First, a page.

influencing liquidity in the economy and
Objectives/Functions of Money
Market (cont.)

(iii) It provides reasonable access to the


users of short-term funds to meet their
requirements at realistic/reasonable
cost or to temporarily deploy their
excess funds for earning returns.
Functions of Money
Market
To provide

A balancing mechanism

The focal point for central bank

An intervention

Reasonable access to short-term funds


Benefits of an Efficient Money
Market

Provides a stable source of funds to banks

Encourage development of non-bank


entities

Facilitates government market borrowing

Makes effective monetary policy actions

Helps in pricing different floating-interest


products
Role of the Reserve Bank in the
Money Market

Ensure liquidity

Ensure an adequate flow of credit to


the productive sectors of the economy

Bring about order in the foreign


exchange market
INSTRUMENTS /
PRODUCTS
OF
MONEY MARKET
Money Market Instruments/
Products
1. Treasury Bills (T-Bills)

2. Commercial Papers (CPs)

3. Commercial Bills (CBs)

4. Certificates Of Deposit (CDs)

5. Call/Notice Money Market

6. Collateralised Borrowing And Lending


Obligation (CBLO)

7. Money Market Mutual Funds (MMMFs)


1. Treasury Bills (T-bills)
A T-bill is an instrument of short-term
borrowing by the Government of India
to bridge seasonal/ temporary gaps
between receipts and expenditures.

It is issued by the RBI on behalf of the


Government.
1. Treasury Bills (T-bills) (cont.)

The features of T-bills are:


Negotiability,

Issued at discount and redemption at par


on maturity,
High liquidity,

Low transaction cost,

Absence of default risk,

Eligibility for inclusion in the SLR and


transaction through SGL account.
1. Treasury Bills (T-bills) (cont.)

Features of T-bills

Short-term instruments issued by RBI on


behalf of the government
Negotiable and highly liquid securities
Absence of default risk
Assured yield, low transaction cost
Security for SLR purposes
Not issued in scrip form
1. Treasury Bills (T-bills) (cont.)
Being a risk-free instrument, the yields
on T-bills at various maturities serve as
a benchmark and help in pricing
different floating rate instruments in the
market.

The T-bill market is the RBI's preferred


tool for intervention, to influence short-
term interest rates.
Types of T-bills
On tap bills

Ad hoc bills

Auctioned T-bills
91-day, 182-day, and 364-day T-Bills
Sale of T-bills

Conducted through an auction

Non-competitive bids also accepted

Types of auctions

Multiple Price Auction

Uniform Price Auction


T-Bills Zero Coupon
Bonds
T-bills are zero coupon bonds issued by
the RBI on behalf of the Government, in
the form of a promissory note.
It presently issues T-bills in two
maturities: 91 days and 364 days.
They are issued through auction.
The RBI declares the auction calendar at
the starting of the financial year, men
tioning the amount of issue, the day of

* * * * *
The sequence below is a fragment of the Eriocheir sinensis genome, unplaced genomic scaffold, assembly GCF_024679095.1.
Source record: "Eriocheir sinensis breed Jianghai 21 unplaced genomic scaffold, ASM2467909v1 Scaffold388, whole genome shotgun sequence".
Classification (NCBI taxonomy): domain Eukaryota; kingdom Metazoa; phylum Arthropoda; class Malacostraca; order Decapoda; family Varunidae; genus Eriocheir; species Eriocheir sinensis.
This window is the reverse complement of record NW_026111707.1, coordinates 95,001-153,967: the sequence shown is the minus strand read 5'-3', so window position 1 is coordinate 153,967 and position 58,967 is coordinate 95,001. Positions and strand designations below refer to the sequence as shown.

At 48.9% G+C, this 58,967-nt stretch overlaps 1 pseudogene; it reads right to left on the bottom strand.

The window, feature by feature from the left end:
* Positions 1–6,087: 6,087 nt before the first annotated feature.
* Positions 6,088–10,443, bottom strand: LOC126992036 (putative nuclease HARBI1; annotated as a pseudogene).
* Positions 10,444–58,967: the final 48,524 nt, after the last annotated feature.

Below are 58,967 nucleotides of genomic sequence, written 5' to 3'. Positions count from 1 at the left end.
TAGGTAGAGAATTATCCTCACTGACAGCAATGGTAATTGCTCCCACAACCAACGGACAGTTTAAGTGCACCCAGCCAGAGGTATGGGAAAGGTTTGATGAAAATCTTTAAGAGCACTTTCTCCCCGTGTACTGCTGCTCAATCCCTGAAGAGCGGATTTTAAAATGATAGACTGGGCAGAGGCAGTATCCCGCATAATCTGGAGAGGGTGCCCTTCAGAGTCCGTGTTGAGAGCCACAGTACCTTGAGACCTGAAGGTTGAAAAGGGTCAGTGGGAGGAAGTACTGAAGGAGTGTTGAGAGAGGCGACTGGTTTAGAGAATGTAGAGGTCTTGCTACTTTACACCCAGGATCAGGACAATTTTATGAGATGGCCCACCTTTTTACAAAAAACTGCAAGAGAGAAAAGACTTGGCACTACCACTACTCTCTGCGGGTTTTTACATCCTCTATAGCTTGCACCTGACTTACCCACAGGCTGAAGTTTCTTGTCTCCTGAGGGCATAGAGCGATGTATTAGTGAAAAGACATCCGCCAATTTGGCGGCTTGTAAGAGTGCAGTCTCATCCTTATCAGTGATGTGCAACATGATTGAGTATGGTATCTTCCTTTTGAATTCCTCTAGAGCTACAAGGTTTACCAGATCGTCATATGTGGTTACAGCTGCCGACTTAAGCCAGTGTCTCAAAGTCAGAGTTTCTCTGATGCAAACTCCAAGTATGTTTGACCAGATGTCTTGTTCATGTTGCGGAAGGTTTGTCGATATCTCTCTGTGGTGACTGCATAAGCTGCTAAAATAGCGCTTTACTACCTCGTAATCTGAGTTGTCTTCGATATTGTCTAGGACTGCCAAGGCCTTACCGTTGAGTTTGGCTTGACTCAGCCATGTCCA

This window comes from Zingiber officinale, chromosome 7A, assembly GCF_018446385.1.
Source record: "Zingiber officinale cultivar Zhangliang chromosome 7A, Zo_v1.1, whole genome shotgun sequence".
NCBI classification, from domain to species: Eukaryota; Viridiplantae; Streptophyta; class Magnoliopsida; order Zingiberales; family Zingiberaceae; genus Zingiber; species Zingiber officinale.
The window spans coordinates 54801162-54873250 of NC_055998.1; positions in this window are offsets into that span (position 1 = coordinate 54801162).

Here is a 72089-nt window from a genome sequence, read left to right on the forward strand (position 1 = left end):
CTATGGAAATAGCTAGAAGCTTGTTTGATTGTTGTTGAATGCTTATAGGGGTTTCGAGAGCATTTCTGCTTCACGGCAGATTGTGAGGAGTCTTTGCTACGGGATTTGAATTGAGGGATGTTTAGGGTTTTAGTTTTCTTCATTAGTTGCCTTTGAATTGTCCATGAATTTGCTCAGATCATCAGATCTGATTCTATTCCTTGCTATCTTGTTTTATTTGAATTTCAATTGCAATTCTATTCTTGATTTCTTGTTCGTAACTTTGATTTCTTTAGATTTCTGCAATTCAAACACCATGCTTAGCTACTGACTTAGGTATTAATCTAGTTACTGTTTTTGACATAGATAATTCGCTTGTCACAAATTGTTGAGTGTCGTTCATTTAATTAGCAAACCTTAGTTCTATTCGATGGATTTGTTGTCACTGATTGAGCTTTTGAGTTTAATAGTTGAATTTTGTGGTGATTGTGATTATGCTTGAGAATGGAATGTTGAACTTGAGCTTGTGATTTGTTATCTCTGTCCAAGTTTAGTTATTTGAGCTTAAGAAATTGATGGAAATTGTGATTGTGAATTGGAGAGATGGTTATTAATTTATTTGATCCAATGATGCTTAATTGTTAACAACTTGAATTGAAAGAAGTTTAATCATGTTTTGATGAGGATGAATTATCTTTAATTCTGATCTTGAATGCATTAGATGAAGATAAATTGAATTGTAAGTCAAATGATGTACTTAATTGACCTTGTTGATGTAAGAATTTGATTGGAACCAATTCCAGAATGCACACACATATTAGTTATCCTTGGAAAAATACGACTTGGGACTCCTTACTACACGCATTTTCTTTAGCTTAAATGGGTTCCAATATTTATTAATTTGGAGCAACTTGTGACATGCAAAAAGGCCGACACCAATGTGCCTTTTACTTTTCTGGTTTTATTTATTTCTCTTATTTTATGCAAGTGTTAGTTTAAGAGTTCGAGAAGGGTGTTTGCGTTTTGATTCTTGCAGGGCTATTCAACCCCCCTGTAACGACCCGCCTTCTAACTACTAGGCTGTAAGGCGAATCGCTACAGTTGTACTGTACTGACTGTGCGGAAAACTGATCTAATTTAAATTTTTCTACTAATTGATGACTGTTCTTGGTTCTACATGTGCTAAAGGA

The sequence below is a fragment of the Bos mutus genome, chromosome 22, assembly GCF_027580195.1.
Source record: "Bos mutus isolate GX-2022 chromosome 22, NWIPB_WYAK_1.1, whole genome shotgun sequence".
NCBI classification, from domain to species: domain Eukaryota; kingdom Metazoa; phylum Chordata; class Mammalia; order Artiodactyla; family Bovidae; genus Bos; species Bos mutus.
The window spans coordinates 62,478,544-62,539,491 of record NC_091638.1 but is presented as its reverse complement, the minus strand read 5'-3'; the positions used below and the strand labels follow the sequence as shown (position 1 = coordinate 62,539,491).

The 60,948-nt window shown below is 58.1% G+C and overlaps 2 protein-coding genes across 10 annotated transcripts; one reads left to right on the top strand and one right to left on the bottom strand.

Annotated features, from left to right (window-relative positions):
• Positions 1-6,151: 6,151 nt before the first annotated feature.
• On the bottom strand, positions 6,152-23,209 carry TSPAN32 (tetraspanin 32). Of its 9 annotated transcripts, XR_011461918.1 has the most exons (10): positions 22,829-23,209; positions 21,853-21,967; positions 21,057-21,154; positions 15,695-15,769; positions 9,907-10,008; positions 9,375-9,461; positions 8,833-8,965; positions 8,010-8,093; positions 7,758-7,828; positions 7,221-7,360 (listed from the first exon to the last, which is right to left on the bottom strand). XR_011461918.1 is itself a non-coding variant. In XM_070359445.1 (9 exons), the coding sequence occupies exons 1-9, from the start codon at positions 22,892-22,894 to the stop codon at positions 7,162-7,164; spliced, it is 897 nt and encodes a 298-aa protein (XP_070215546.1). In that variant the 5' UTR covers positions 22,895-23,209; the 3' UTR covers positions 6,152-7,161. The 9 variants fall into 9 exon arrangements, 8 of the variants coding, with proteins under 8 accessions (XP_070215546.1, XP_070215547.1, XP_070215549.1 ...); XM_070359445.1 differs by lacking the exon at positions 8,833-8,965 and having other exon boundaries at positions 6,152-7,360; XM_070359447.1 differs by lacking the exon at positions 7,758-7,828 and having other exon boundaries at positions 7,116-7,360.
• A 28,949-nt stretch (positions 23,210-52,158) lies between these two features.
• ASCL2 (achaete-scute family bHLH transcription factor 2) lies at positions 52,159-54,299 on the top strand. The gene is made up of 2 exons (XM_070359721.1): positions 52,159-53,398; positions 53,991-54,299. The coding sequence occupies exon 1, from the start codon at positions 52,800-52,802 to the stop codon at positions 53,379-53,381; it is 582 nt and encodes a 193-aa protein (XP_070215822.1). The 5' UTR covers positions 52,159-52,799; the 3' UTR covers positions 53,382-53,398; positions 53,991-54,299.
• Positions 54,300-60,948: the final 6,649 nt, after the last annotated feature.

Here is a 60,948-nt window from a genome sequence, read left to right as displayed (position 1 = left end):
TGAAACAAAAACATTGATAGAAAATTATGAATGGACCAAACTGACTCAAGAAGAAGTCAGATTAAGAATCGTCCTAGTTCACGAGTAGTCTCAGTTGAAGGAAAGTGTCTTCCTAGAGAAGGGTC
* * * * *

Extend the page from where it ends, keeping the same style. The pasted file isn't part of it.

auction and the day of payment.
Types of Auctions
The 91 days T-bills are auctioned every
Wednesday.

The multiple price based auction technique


is used. Under this method (also known
as French Auction), all bids equal
to/above the cut-off price are accepted.

However, the bidder has to obtain the T-


bills at the price quoted by him.
Types of Auctions (cont.)

The 364 days T-bills are auctioned on the second


and fourth Wednesdays of the month, using the
uniform price based auction (also known as
Dutch Auction).

Under this system, all the bids equal to/above


the cut-off prices are accepted at the cut-off
level.

The bidder obtains the T-bills at the cut-off


(uniform) price and not at the price quoted by
Size of T-Bills Market (Rs in
Crores)
O/S 2002-03 2003-04 2004-05 2005-
06
91-day 10,672 7139 27792 16318
364-day 26126 26136 47132 45018
182-day
9771

Implicit yield at cut-off prices (Average)


91-day 5.24%
6.51%
364-day 5.63%
6.66%
182-day
6.42%
2. Commercial Paper
(CPs)
A CP is a short-term, unsecured,
negotiated instrument consisting of a
usance promissory note with a fixed
maturity.

It is not tied to any specific self-liquidating


trade transaction.

Depending on whether it is issued by the


company concerned directly or through a
dealer, the CP is called a direct paper or a
dealer paper respectively.
2. Commercial Paper
(cont.)
An unsecured short-term promissory
note issued at a discount

Issuers
Creditworthy Corporates
Primary Dealers
All India Financial Institutions
2. Commercial Paper
(cont.)

Largest issuers of CPsLeasing and


Finance companies

Usually privately placed with investors

Attracts stamp duty

Underwriting not mandatory


Benefits of Commercial
Papers (CPs)
As a short-term instrument, a CP offers
several advantages to the issuers as
well as the investors, such as
Simplicity,

Flexible Maturities,

Lower Cost,
Higher Credit Standing,

No Restriction On End-use Of Funds,

High Liquidity,

Higher Return And So On.


Process for Issuing CP
A resolution to be passed by the Board
of Directors

CP issue to be rated

Select an Issuing and Paying Agent for


verification of documents